You're right - I'm also quite pleased with the forward-thinking efforts in place by the House for votes and bills. (See xml.house.gov for more info) Hopefully those efforts will be replicated by the LoC and Senate. If there are any Senate staff interested in working on this with me please email me off list.

I wanted to clarify one point that may not have been clear in my earlier email. CHA has not provided an official opinion on Thomas providing raw legislative data. Their interest in researching the merits and feasibility of offering this information, however, is appreciated, and I think I speak for a lot of us when I express our appreciation to them and others in the House for their work in making information available in a structured format.

Josh, perhaps you or someone else on the list could speak to the broad technical details of how APIs or XML demand resources from a webserver. For instance, I used the script creator at http://www.opencongress.org/tools/bill_status?bill_id=110-h4173 to create a bill update widget which I was playing with on our site. (I'm not sure if I'll keep it up, but it's pretty cool!)

http://honda.house.gov/legislation/110-h1492.shtml

Does a query go to an XML legislative database (govtrack's, I believe) and to the script generator (Open Congress' site) every time someone loads the page? If this and other sorts of widgets were used on more websites and the XML came from the official Thomas web server, would there be concerns about Thomas' webserver load?

In your email you suggested a scenario in which Thomas' XML database would be replicated on other servers - is that how these sorts of widget setups are generally implemented?

Josh Tauberer

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Nov 16, 2007, 3:48:22 PM11/16/07
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Rob Pierson wrote:
> Josh, perhaps you or someone else on the list could speak to the broad
> technical details of how APIs or XML demand resources from a webserver.
> For instance, I used the script creator at
> http://www.opencongress.org/tools/bill_status?bill_id=110-h4173 to
> create a bill update widget which I was playing with on our site. (I'm
> not sure if I'll keep it up, but it's pretty cool!)

Sure, that's a good example of how an API or public XML database can be
put to use. For background, what this lets people do is embed a little
widget on their webpage that shows the status of a bill. As a bill moves
through Congress, the widget automatically updates.

> Does a query go to an XML legislative database (govtrack's, I believe)
> and to the script generator (Open Congress' site) every time someone
> loads the page? If this and other sorts of widgets were used on more
> websites and the XML came from the official Thomas web server, would
> there be concerns about Thomas' webserver load?

In this case, no, the widget does not impact THOMAS's webserver load. In
general it would depend on the provider of the widget, but there are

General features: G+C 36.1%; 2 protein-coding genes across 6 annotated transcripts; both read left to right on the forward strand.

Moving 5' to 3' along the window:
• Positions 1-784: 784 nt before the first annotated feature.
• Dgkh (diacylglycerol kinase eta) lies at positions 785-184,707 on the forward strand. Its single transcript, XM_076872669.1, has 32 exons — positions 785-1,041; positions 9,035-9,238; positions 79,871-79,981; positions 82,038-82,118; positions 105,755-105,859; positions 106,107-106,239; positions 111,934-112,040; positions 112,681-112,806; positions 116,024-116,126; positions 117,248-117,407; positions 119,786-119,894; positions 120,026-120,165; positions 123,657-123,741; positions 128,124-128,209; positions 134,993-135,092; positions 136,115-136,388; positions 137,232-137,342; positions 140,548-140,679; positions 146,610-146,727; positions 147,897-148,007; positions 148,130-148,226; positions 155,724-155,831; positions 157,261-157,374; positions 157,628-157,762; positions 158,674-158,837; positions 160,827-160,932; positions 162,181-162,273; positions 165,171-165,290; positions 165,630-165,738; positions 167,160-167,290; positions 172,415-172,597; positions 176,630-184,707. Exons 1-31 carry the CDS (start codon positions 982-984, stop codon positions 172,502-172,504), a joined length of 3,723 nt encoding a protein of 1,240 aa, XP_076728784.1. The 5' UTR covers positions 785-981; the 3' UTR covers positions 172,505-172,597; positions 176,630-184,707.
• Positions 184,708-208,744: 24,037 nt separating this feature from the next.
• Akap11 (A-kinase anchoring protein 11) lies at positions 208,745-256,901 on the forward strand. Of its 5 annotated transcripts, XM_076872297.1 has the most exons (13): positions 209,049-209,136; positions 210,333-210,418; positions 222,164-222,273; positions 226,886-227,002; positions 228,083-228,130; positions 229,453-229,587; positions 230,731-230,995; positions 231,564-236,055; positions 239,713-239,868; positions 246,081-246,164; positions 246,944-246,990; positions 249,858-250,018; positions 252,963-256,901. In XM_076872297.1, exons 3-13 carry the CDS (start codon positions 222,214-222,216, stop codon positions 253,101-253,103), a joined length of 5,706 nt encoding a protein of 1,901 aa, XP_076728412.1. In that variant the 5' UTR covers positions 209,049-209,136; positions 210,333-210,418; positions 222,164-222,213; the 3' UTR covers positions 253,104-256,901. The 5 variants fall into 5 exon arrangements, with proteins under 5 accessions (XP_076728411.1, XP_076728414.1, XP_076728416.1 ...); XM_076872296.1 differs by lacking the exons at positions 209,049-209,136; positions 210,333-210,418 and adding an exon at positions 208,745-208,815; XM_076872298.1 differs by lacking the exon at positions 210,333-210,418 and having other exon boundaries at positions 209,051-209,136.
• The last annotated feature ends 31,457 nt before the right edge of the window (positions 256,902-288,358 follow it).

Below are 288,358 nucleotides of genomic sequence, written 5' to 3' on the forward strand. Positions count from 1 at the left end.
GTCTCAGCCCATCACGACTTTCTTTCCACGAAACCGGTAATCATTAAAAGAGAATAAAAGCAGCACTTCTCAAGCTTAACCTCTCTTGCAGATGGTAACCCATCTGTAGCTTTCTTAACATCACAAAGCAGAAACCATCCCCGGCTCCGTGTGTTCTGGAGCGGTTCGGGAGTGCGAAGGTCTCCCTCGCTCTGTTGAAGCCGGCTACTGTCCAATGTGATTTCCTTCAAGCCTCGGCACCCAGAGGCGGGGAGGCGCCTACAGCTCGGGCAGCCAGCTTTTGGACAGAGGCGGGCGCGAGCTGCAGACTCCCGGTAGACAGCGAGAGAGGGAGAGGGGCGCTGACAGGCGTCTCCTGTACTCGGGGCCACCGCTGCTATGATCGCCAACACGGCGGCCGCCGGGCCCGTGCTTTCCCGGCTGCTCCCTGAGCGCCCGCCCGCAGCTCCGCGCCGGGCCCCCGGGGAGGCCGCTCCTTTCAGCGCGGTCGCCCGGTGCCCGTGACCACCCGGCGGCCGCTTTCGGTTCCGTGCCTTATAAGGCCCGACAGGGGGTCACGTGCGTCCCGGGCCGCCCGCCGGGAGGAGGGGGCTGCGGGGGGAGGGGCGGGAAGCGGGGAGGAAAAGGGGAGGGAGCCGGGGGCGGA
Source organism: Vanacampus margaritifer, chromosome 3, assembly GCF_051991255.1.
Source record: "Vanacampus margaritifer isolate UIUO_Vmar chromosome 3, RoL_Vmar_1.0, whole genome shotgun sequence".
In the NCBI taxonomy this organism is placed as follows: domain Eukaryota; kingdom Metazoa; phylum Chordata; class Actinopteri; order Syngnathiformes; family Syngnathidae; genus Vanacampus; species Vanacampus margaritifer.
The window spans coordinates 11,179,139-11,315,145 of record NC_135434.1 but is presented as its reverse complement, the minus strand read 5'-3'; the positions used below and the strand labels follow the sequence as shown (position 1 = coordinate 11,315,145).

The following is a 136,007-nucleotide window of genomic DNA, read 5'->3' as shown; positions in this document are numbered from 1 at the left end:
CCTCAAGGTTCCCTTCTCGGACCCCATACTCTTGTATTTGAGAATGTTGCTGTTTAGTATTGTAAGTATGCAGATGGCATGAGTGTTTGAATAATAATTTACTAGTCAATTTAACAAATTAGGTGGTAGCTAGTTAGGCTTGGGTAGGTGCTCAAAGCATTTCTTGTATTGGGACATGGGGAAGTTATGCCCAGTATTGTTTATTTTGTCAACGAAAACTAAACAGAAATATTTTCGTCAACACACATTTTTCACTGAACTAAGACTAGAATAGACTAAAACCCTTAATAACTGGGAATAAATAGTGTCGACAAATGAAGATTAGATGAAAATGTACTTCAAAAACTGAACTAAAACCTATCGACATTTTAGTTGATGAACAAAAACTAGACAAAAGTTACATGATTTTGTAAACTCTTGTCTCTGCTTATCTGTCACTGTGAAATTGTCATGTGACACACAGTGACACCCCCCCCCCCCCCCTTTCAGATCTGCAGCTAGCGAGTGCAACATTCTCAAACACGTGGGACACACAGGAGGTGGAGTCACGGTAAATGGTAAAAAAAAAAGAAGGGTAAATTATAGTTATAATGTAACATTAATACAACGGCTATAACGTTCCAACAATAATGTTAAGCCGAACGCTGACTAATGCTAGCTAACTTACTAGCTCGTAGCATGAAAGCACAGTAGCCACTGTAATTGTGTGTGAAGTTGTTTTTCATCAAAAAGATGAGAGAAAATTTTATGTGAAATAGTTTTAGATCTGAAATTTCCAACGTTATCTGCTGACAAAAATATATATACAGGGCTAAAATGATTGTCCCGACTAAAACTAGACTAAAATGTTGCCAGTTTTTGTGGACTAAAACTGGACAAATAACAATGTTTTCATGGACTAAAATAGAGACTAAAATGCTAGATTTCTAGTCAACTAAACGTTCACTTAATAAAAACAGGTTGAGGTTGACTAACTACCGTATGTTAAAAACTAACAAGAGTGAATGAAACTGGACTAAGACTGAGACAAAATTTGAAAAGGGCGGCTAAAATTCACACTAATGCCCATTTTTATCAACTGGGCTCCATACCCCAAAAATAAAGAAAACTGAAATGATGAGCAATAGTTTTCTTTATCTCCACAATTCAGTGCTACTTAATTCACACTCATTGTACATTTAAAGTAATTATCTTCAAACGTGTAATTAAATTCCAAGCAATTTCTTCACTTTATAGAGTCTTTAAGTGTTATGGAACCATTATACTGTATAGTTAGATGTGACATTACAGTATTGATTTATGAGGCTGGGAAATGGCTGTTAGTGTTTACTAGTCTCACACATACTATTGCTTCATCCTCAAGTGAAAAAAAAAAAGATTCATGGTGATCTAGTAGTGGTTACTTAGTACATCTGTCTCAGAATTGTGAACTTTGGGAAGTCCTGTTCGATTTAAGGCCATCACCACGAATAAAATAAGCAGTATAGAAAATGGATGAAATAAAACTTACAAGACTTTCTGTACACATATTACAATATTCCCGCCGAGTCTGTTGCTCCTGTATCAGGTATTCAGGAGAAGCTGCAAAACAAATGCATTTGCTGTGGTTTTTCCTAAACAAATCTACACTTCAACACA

steps THOMAS could take to ensure that any API or XML database would not
be used in a way that more than marginally impacts their load, if that
is a concern.

The OpenCongress widget works like this, from start to finish:

Twice each day, GovTrack updates its unauthoratative XML database of
legislation by downloading pages from THOMAS. (Since THOMAS does not
provide structured data access, GovTrack has to reconstruct the
information from the pages on THOMAS in a pretty inelegant way, and some
times it doesn't work. This is currently the only point where THOMAS's
resources are impacted, and it is the point where an API or XML database
would be made use of.)

Following the updates, various websites including OpenCongress duplicate
the database onto their own web servers by copying the files from
GovTrack. (If THOMAS had an API, these websites would go to THOMAS
directly for their daily updates.)

When a person visits a web page that has included this widget, that
person's web browser contacts the OpenCongress web server. OpenCongress
then queries its own database, without contacting THOMAS or GovTrack,
and sends back to the visitor the content of the widget.

> In your email you suggested a scenario in which Thomas' XML database
> would be replicated on other servers - is that how these sorts of widget
> setups are generally implemented?

Mostly it depends on what the source of the data wants. For instance, if
the source of the data says it's okay to build widgets that interact
directly with their servers --- for instance, Google Maps mash-ups
accessing Google directly for their maps --- then that's what people do.
On the other hand, for GovTrack data, I tell people to replicate the
data on their servers, and so that's what they do.

Hope that helps.

--
- Josh Tauberer

http://razor.occams.info

"Yields falsehood when preceded by its quotation! Yields
falsehood when preceded by its quotation!" Achilles to
Tortoise (in "Gödel, Escher, Bach" by Douglas Hofstadter)


>

> On Nov 15, 2007 9:52 PM, Josh Tauberer <taub...@govtrack.us

> http://razor.occams.info <http://razor.occams.info>